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Lessons Learnt from our Regional Communities

The remote Mer Island community in the Torres Strait has endured over twenty years of strict water restrictions. In 2021 the Torres Strait Island Regional Council (TSIRC) in collaboration with demand management specialist Asset Life Alliance (ALA) implemented an integrated plan to firstly stabilize the island’s water network through an onsite leak detection program and lift water restrictions for the first time, and then by installing a range of innovative industry technologies ensure the water network could be sustainably management into the future.

As a result of the outcomes of this work TSIRC was awarded the Infrastructure Project Innovation Award (Regional) at the 2021 QLD AWA awards.

The Issue

Mer (Murray) Island is a small volcanic island populated by the Meriam people (Torres Strait Islanders). It is the most easterly inhabited island of the Torres Strait and one of the most remote communities in Australia, it has a population of approximately four hundred and fifty people. At the commencement of this project residents of Mer only had access to six hours of water supply per day. These restrictions were the result of major water losses in the network leading to ongoing water supply shortages. TSIRC’s Water & Wastewater Department had made numerous attempts to address these losses using traditional resource intensive manual techniques, such as network isolation testing and repeated meter reads with minimal gains achieved.

The Mer communities has a 17.5ML covered lagoon for water storage, the lagoon had never reached capacity and was regularly at critically low levels. The lagoon is supplemented with rainwater captured on the covers and desalinated water, with desalinated water making up approximate ninety percent of the supply. During times for critical water supply mobile desalination plants are barged in from other islands to assist with demand.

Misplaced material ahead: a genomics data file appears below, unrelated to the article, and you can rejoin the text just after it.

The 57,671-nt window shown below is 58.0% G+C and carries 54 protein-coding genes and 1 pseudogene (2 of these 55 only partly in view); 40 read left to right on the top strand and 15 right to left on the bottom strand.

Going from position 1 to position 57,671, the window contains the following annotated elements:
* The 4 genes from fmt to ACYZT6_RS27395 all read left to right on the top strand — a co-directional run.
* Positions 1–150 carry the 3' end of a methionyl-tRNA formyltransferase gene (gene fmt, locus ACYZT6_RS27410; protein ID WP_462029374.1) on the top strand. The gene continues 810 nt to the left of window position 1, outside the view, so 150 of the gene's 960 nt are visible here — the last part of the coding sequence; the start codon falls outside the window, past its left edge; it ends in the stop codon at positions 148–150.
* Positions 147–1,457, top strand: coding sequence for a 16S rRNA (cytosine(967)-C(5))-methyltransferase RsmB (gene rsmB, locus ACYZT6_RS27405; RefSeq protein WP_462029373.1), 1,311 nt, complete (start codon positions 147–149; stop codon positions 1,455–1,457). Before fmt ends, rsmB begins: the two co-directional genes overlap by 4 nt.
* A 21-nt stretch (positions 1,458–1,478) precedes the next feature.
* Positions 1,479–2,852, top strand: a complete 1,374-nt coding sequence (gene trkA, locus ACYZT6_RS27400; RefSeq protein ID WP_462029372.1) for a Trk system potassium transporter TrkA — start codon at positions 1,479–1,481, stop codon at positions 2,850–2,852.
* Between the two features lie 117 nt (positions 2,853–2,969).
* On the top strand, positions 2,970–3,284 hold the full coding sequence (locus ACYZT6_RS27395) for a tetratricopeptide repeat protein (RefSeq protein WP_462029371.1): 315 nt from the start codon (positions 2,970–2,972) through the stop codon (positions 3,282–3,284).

TSIRC is a small Council which represents fifteen unique island communities spread across 42,000km2 of sea, located between Cape York and Papua New Guinea. The Council has a small engineering team, which manages fifteen water schemes and twelve wastewater schemes. With so many schemes to manage spread across such a large area the Engineering Team’s resources are generally stretched. Through this project the team sought a more effective and sustainable way to manage the Mer Island water scheme.


In 2021 TSRIC in collaboration with ALA developed an integrated two stage plan to address water losses in the Mer Island network. The first stage was to implement an onsite leak detection and repair intervention program to stabilize the network and bring the community off water restrictions. Following this a range of innovative new industry technologies for network monitoring and regulation would be adopted to ensure the long-term sustainable management of the network.

The preliminary intervention program was completed over several site visits to Mer Island. ALA worked with TSIRC staff on the ground to identify all network and residential leaks. This program also provided key operational TSIRC staff with onsite leak detection training. All leak repairs were completed by TSIRC staff.